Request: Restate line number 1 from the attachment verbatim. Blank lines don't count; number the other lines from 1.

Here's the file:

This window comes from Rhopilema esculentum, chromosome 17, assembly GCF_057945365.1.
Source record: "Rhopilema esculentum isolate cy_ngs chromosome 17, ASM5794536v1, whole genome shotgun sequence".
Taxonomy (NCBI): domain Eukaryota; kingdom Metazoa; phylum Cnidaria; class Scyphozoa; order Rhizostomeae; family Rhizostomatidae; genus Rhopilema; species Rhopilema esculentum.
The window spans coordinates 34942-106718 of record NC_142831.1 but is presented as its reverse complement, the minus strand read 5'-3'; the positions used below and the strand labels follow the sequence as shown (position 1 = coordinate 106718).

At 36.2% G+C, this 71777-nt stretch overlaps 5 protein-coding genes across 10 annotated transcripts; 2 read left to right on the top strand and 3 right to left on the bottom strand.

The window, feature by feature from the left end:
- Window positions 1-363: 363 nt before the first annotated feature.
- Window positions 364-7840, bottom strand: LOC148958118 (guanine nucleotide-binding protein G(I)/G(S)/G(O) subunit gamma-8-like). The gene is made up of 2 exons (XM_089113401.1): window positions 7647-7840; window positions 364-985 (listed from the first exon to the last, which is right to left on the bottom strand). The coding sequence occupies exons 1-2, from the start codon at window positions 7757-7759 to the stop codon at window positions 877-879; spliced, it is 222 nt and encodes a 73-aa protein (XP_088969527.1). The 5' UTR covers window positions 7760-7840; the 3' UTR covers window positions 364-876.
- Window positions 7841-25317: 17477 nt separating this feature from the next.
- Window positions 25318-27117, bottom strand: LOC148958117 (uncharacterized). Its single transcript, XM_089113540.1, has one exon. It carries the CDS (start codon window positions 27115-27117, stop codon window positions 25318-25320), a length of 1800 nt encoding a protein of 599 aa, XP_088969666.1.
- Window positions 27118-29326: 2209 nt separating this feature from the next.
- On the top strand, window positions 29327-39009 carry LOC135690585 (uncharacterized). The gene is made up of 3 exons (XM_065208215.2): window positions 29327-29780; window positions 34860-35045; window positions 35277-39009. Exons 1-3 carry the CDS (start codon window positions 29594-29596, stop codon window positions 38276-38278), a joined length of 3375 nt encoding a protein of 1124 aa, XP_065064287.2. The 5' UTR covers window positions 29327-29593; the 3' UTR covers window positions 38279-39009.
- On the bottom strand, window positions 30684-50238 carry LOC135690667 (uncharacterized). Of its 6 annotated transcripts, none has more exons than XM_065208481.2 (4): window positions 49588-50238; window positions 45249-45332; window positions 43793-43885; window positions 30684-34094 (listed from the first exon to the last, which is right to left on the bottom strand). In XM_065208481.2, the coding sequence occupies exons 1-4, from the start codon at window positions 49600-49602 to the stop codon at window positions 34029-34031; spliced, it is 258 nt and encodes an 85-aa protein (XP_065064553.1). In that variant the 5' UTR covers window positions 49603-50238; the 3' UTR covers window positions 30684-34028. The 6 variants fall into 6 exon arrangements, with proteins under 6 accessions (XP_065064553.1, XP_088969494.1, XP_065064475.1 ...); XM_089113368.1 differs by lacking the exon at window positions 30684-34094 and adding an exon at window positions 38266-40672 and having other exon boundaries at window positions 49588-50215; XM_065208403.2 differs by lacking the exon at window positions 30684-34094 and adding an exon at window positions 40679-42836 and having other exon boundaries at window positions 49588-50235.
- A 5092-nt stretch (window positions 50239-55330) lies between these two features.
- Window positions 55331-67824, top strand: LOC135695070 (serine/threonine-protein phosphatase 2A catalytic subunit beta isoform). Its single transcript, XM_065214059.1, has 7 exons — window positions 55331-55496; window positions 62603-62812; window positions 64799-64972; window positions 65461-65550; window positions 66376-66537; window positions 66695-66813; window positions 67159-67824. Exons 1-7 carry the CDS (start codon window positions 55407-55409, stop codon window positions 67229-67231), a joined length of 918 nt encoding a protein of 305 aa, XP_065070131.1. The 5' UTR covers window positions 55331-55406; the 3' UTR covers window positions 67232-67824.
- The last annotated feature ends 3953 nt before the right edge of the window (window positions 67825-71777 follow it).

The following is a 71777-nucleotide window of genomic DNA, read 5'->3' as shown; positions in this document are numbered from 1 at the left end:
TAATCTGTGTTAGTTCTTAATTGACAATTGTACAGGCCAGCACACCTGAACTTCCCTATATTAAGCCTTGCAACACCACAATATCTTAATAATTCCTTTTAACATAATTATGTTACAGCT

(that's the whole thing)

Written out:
This window comes from Rhopilema esculentum, chromosome 17, assembly GCF_057945365.1.